~fitzsim/firefox-javascript-repl

056b687af4d70252dee2cdd2323da3990fabd558 — Thomas Fitzsimmons 10 months ago 33621f8
Work around missing submodule support in GNU ELPA

* wtfjs.README.md: New file.
* firefox-javascript-repl.el (fjrepl--show-quirk): Load
quirk-of-the-day from wtfjs.README.md snapshot.  Increase quirk
message timeout to seven seconds.
(firefox-javascript-repl--mode): Do not ignore quirk errors.
2 files changed, 2255 insertions(+), 6 deletions(-)

M firefox-javascript-repl.el
A wtfjs.README.md
M firefox-javascript-repl.el => firefox-javascript-repl.el +3 -6
@@ 147,7 147,7 @@ ARGUMENTS will be used for FORMAT, like `messages'."
  (let ((quirk
         (with-temp-buffer
           (insert-file-contents (expand-file-name
                                  "wtfjs/README.md"
                                  "wtfjs.README.md"
                                  fjrepl--directory))
           (goto-char (point-min))
           (let* ((regexp "^```js\n")


@@ 158,7 158,7 @@ ARGUMENTS will be used for FORMAT, like `messages'."
               (beginning-of-line)
               (backward-char)
               (buffer-substring start (point)))))))
    (let ((minibuffer-message-timeout 4))
    (let ((minibuffer-message-timeout 7))
      (minibuffer-message
       (with-temp-buffer (js-mode)
                         (insert "// JavaScript quirk of the day:\n")


@@ 206,10 206,7 @@ ARGUMENTS will be used for FORMAT, like `messages'."
              (lambda ()
                (let ((network (get-process "firefox-javascript-repl")))
                  (when network (kill-process network)))))
    ;; FIXME: Remove this ignore-errors after confirmation that GNU
    ;; ELPA will check out the wtfjs submodule.
    (ignore-errors
      (fjrepl--show-quirk))))
    (fjrepl--show-quirk)))

(defun fjrepl--create-profile-directory ()
  "Create a profile directory."

A wtfjs.README.md => wtfjs.README.md +2252 -0
@@ 0,0 1,2252 @@
[![SWUbanner](https://raw.githubusercontent.com/vshymanskyy/StandWithUkraine/main/banner-direct-single.svg)](https://stand-with-ukraine.pp.ua/)

# What the f\*ck JavaScript?

[![WTFPL 2.0][license-image]][license-url]
[![NPM version][npm-image]][npm-url]
[![Patreon][patreon-image]][patreon-url]
[![Buy Me A Coffee][bmc-image]][bmc-url]

> A list of funny and tricky JavaScript examples

JavaScript is a great language. It has a simple syntax, large ecosystem and, what is most important, a great community.

At the same time, we all know that JavaScript is quite a funny language with tricky parts. Some of them can quickly turn our everyday job into hell, and some of them can make us laugh out loud.

The original idea for WTFJS belongs to [Brian Leroux](https://twitter.com/brianleroux). This list is highly inspired by his talk [**“WTFJS”** at dotJS 2012](https://www.youtube.com/watch?v=et8xNAc2ic8):

[![dotJS 2012 - Brian Leroux - WTFJS](https://img.youtube.com/vi/et8xNAc2ic8/0.jpg)](https://www.youtube.com/watch?v=et8xNAc2ic8)

# Node Packaged Manuscript

You can install this handbook using `npm`. Just run:

```
$ npm install -g wtfjs
```

You should be able to run `wtfjs` at the command line now. This will open the manual in your selected `$PAGER`. Otherwise, you may continue reading on here.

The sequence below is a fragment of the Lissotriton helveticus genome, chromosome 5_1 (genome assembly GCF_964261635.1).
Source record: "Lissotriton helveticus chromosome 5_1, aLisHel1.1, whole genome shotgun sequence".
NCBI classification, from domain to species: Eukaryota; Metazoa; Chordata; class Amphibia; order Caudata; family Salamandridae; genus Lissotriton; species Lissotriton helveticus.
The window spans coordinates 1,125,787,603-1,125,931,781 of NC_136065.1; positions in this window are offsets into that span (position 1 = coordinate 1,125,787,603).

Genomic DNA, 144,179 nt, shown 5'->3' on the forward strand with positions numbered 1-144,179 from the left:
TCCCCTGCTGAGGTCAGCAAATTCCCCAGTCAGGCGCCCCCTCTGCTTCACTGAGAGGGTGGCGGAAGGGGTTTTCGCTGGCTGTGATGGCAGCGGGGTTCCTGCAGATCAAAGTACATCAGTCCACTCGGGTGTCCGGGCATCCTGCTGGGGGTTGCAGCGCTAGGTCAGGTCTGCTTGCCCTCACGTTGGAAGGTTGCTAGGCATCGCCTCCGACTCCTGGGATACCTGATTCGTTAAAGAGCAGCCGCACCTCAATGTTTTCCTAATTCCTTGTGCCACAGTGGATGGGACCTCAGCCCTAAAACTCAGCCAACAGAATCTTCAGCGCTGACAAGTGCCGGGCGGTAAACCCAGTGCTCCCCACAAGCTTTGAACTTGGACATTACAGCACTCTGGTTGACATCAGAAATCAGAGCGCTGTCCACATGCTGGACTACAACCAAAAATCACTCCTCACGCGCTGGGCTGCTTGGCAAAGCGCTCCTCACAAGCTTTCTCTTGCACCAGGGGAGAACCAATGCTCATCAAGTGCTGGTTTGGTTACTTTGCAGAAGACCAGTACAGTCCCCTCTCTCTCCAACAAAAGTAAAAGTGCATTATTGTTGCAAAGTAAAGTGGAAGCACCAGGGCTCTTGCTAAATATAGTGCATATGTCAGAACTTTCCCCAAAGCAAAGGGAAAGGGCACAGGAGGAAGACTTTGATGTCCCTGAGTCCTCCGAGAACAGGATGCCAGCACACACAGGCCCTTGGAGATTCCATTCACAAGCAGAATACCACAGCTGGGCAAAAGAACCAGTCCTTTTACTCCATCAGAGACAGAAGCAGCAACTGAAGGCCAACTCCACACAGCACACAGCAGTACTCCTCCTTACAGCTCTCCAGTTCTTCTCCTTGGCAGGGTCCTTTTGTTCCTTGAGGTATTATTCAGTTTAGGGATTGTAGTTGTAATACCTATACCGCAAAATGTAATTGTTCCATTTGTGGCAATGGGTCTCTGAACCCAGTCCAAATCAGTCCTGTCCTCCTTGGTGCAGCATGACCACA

The source is available here: <https://github.com/denysdovhan/wtfjs>

# Translations

Currently, there are these translations of **wtfjs**:

- [中文](./README-zh-cn.md)
- [हिंदी](./README-hi.md)
- [Français](./README-fr-fr.md)
- [Português do Brasil](./README-pt-br.md)
- [Polski](./README-pl-pl.md)
- [Italiano](./README-it-it.md)
- [Russian](https://habr.com/ru/company/mailru/blog/335292/) (on Habr.com)
- [한국어](./README-kr.md)

[**Help translating to your language**][tr-request]

[tr-request]: https://github.com/denysdovhan/wtfjs/blob/master/CONTRIBUTING.md#translations

**Note:** Translations are maintained by their translators. They may not contain every example, and existing examples may be outdated.

<!-- prettier-ignore-start -->
<!-- START doctoc generated TOC please keep comment here to allow auto update -->
<!-- DON'T EDIT THIS SECTION, INSTEAD RE-RUN doctoc TO UPDATE -->
# Table of Contents

- [💪🏻 Motivation](#-motivation)
- [✍🏻 Notation](#-notation)
- [👀 Examples](#-examples)
  - [`[]` is equal `![]`](#-is-equal-)
  - [`true` is not equal `![]`, but not equal `[]` too](#true-is-not-equal--but-not-equal--too)
  - [true is false](#true-is-false)
  - [baNaNa](#banana)
  - [`NaN` is not a `NaN`](#nan-is-not-a-nan)
  - [`Object.is()` and `===` weird cases](#objectis-and--weird-cases)
  - [It's a fail](#its-a-fail)
  - [`[]` is truthy, but not `true`](#-is-truthy-but-not-true)
  - [`null` is falsy, but not `false`](#null-is-falsy-but-not-false)
  - [`document.all` is an object, but it is undefined](#documentall-is-an-object-but-it-is-undefined)
  - [Minimal value is greater than zero](#minimal-value-is-greater-than-zero)
  - [function is not a function](#function-is-not-a-function)
  - [Adding arrays](#adding-arrays)
  - [Trailing commas in array](#trailing-commas-in-array)
  - [Array equality is a monster](#array-equality-is-a-monster)
  - [`undefined` and `Number`](#undefined-and-number)
  - [`parseInt` is a bad guy](#parseint-is-a-bad-guy)
  - [Math with `true` and `false`](#math-with-true-and-false)
  - [HTML comments are valid in JavaScript](#html-comments-are-valid-in-javascript)
  - [`NaN` is ~~not~~ a number](#nan-is-not-a-number)
  - [`[]` and `null` are objects](#-and-null-are-objects)
  - [Magically increasing numbers](#magically-increasing-numbers)
  - [Precision of `0.1 + 0.2`](#precision-of-01--02)
  - [Patching numbers](#patching-numbers)
  - [Comparison of three numbers](#comparison-of-three-numbers)